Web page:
|By DOUG GRAVES
VERONA, Ky. — Gary Oaks’ only trouble with the law was a single traffic violation. But a friendly gesture to help a few cow owners landed him in more trouble than he imagined.
Last March, Oaks delivered raw milk from his farm in Verona, Ky. to a central location in Cincinnati, saving these cow-share families the trouble of coming to his farm to get the raw milk. But according to the Ohio Department of Agriculture (ODA), the transportation of raw milk across state lines is a violation of Ohio laws.
Last March, the Hamilton County Municipal Court found Oaks guilty of violating Ohio’s dairy licensing and labeling laws. A department investigation said Oaks illegally sold raw milk in the Cincinnati area, and found him operating without a raw milk retailer’s license and his products were not properly labeled, both required by the state of Ohio.
“We do not sell milk and are not a commercial dairy,” Gary’s wife, Dawn said. “We offer a cow-share program, and the cows in our fields belong to other families who are paying us a boarding fee. These families come to our farm to get the milk because they want milk directly from the cow.”
Each state has its own set of guidelines pertaining to such matters while some states don’t have any laws on the books.
“My husband was confronted by agents as if he had 100 pounds of cocaine in his possession,” Dawn said.
“It was similar to a drug bust. He was converged upon by eight separate agents and there were police cruisers as backup. Gary collapsed and was taken to the hospital. He has been in and out of the hospital four times with posttraumatic stress disorder.”
All this occurred because Oaks was trying to help save farmers with transportation of their milk.
“As a gratuity to save all these separate Cincinnati-area families from having to drive to Kentucky to get their milk, my husband drove to a central location, and they met him to make it easier for everyone,” Dawn said.
Last March, state agents converged on the Oaks farm and the Kentucky Milk Safety Board also got involved, as did the Food and Drug Administration.
“Kentucky didn’t pursue charges because there is no regulation involving cow share programs,” Dawn said. “No charges were filed. But we received a warning letter from the FDA, telling us that because we physically transported the raw milk across state lines we were in violation of distributor and transportation guidelines.”
Kentucky state officials didn’t pursue charges, but Ohio didn’t drop the issue. Ohio decided to pursue charges against the couple. Pretrial hearings were to begin Nov. 2 in this state but the couple decided to file a no-contest plea, getting them out of trial proceedings with no admission of guilt.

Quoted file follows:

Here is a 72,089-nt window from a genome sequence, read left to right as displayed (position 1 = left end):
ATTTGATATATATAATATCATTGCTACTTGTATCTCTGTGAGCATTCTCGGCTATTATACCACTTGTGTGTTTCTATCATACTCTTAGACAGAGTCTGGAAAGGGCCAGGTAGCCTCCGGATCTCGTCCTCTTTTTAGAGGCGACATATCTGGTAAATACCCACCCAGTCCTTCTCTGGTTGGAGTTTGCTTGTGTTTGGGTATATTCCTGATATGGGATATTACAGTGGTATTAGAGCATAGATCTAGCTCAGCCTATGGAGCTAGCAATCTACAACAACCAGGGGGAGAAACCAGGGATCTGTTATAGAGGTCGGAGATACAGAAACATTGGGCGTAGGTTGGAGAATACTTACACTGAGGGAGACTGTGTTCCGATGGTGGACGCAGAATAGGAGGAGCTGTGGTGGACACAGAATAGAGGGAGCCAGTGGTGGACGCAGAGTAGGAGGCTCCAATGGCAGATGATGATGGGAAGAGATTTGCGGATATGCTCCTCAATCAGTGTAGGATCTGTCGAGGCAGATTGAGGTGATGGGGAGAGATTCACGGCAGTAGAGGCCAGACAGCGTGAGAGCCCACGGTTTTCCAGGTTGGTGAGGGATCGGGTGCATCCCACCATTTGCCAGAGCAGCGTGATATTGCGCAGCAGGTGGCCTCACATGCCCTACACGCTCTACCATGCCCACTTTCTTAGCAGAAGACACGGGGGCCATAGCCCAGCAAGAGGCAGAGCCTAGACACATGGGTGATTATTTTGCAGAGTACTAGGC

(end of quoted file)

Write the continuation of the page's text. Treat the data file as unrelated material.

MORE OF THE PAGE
“We just wanted to get on with our lives and pay a fine because we wanted this thing over with,” Dawn said.
“It was not financially in our best interest. With a no-contest plea it shows up on our records as a conviction. However, since there is no admission of guilt, if they ever brought up any other charge they’d have to recharge this case.”
On Nov. 2 the couple settled the issue with the state of Ohio. According to Dawn, the whole issue has taken a toll on the family.
Because of all the headache (and since March 6 of last year) the couple now requires the owners of the cows to retrieve the milk on the premise.
“We now don’t take the milk off the property,” Dawn said. “Finally, all the legal issues are over with. Gary was not found guilty, and we entered a no-contest plea to continue with our lives.”
The Ohio Revised Code also states that anyone wishing to sell raw milk must hold a valid raw milk retailer’s license, registered with the Ohio Department of Agriculture (ODA), and the milk must be sold directly to a processor for pasteurization or for use in milk products such as cheese.
The sale of raw milk directly to the consumer is illegal in Ohio and 24 other states. Ohio’s dairy laws do not prohibit dairy farmers from selling milk directly to consumers, provided they meet pasteurization and other requirements and become a licensed and inspected milk processor.
The initial investigation was a joint effort by the department, the U.S. Food and Drug Administration (FDA), and the Kentucky Department of Public Health.
Oaks was fined $415 and an additional $85 in court costs. Oaks was also issued a warning letter from the FDA resulting from illegal interstate sales of raw milk.
Raw milk can harbor dangerous pathogenic organisms that can cause diseases such as brucellosis, campylobacterosis, salmonellosis, and tuberculosis. Pathogens such as Listeria monocytogenes and E. coli O157:H7 can also be introduced during and after milking and have been responsible for foodborne disease outbreaks.
Consumption of raw milk products is discouraged by the FDA, the Center for Disease Control and Prevention and the American Medical Assoc.
ODA’s Dairy Division helps to ensure that milk and dairy products are wholesome and safe for consumption.
The division inspects, licenses, and maintains records on Ohio’s 2,535 Grade A milk producers, 990 manufacture milk producers, as well as milk haulers, milk processors, milk transfer stations, and milk receiving stations in Ohio.
Licensing and inspecting these facilities helps to ensure the sanitary production, processing, and transportation of these products.
This farm news was published in the Nov. 29, 2006 issue of Farm World, serving Indiana, Ohio, Illinois, Kentucky, Michigan and Tennessee.